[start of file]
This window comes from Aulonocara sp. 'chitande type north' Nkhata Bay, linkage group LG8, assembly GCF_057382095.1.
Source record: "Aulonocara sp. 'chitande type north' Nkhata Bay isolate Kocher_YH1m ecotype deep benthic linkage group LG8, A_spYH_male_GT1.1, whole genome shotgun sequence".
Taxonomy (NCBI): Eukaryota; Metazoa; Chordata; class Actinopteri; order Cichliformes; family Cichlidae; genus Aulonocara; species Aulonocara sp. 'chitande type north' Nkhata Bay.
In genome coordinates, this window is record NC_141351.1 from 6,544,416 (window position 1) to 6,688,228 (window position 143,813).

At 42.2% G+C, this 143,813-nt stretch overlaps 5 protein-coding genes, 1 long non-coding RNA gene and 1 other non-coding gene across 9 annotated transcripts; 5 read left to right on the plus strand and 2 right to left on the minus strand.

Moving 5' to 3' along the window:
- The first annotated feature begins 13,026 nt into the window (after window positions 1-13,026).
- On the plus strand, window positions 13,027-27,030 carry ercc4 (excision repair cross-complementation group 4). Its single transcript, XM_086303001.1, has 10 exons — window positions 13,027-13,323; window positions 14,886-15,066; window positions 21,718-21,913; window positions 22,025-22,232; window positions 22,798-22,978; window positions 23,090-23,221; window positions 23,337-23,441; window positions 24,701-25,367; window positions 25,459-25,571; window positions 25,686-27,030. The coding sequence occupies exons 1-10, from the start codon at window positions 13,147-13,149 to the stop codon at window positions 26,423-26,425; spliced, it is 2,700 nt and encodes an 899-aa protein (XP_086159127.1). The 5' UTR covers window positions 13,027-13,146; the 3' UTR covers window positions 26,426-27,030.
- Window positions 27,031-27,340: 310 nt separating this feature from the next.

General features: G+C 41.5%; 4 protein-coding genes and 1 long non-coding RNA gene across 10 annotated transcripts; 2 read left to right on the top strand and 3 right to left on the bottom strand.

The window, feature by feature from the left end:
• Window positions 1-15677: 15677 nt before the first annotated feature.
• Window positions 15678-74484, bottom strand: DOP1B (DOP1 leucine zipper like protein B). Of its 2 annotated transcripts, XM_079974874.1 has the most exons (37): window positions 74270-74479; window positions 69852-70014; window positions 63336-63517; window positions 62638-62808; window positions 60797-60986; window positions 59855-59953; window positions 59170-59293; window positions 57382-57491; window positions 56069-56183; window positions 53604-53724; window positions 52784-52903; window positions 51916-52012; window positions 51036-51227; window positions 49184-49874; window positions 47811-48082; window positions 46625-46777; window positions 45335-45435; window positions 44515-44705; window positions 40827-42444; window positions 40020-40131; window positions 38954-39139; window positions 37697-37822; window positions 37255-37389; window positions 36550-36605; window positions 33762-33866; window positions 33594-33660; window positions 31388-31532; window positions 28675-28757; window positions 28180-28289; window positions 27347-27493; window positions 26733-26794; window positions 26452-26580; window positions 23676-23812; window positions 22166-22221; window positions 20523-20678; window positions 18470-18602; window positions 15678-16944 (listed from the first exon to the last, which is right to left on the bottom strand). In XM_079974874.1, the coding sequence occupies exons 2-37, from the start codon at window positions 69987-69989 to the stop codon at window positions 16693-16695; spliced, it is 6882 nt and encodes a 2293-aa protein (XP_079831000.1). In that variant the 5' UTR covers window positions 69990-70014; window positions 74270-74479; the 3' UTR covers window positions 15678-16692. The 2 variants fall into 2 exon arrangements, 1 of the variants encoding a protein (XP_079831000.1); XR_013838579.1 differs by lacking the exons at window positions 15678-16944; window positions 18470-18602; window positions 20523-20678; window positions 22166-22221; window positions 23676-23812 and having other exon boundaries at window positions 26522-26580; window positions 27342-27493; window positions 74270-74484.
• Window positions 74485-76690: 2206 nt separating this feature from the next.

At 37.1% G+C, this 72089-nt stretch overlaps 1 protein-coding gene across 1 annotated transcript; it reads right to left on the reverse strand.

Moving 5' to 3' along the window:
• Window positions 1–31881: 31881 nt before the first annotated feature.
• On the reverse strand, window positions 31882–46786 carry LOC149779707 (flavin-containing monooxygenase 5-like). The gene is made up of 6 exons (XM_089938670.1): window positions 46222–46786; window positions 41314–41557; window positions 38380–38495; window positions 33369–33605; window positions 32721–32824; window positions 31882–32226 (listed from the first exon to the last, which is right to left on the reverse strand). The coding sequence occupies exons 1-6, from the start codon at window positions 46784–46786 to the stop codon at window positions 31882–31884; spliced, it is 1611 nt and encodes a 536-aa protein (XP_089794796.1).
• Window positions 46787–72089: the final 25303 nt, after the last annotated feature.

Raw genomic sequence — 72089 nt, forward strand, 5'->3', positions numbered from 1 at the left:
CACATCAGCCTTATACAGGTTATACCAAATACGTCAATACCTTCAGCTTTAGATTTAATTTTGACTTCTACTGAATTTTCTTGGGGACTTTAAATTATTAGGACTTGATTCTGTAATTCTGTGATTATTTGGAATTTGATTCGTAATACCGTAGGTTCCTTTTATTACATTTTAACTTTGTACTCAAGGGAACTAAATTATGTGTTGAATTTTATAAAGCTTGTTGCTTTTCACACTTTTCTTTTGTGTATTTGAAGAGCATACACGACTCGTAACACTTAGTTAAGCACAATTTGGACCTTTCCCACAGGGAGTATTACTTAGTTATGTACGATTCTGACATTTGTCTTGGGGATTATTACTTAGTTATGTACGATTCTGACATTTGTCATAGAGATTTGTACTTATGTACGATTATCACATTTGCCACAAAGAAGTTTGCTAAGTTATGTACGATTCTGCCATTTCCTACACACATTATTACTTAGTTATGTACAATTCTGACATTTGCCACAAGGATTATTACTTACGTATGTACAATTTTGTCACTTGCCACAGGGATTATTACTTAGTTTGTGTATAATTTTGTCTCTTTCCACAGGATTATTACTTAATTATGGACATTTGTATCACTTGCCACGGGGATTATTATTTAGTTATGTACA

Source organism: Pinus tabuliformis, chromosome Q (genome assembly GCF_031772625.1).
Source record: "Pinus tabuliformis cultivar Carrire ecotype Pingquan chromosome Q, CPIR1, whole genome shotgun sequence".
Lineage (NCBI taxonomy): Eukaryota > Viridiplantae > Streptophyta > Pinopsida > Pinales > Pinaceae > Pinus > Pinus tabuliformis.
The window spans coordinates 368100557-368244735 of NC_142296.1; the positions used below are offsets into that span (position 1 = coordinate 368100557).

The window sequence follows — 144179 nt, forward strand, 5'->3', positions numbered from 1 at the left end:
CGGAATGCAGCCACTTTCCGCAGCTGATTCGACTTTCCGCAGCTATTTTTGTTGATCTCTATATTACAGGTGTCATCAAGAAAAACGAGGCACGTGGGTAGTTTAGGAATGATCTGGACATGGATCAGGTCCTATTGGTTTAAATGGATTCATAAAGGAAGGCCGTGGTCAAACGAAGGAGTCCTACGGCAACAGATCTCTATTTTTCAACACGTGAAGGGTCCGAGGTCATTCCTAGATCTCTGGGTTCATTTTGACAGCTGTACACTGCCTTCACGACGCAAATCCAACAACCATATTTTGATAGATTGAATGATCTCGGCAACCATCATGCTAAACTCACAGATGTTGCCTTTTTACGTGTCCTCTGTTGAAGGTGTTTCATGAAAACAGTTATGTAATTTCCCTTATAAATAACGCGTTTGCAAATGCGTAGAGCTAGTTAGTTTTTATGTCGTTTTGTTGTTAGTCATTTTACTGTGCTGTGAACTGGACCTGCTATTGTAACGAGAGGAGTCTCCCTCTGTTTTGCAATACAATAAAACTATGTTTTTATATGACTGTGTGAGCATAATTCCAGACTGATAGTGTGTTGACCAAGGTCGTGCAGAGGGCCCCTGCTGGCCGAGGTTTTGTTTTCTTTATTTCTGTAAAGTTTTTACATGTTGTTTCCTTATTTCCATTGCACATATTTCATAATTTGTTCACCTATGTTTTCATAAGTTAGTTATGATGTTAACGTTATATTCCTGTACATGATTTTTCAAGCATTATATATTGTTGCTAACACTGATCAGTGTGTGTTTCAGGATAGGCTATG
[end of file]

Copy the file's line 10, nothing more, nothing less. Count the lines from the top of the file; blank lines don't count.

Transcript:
General features: G+C 41.5%; 4 protein-coding genes and 1 long non-coding RNA gene across 10 annotated transcripts; 2 read left to right on the top strand and 3 right to left on the bottom strand.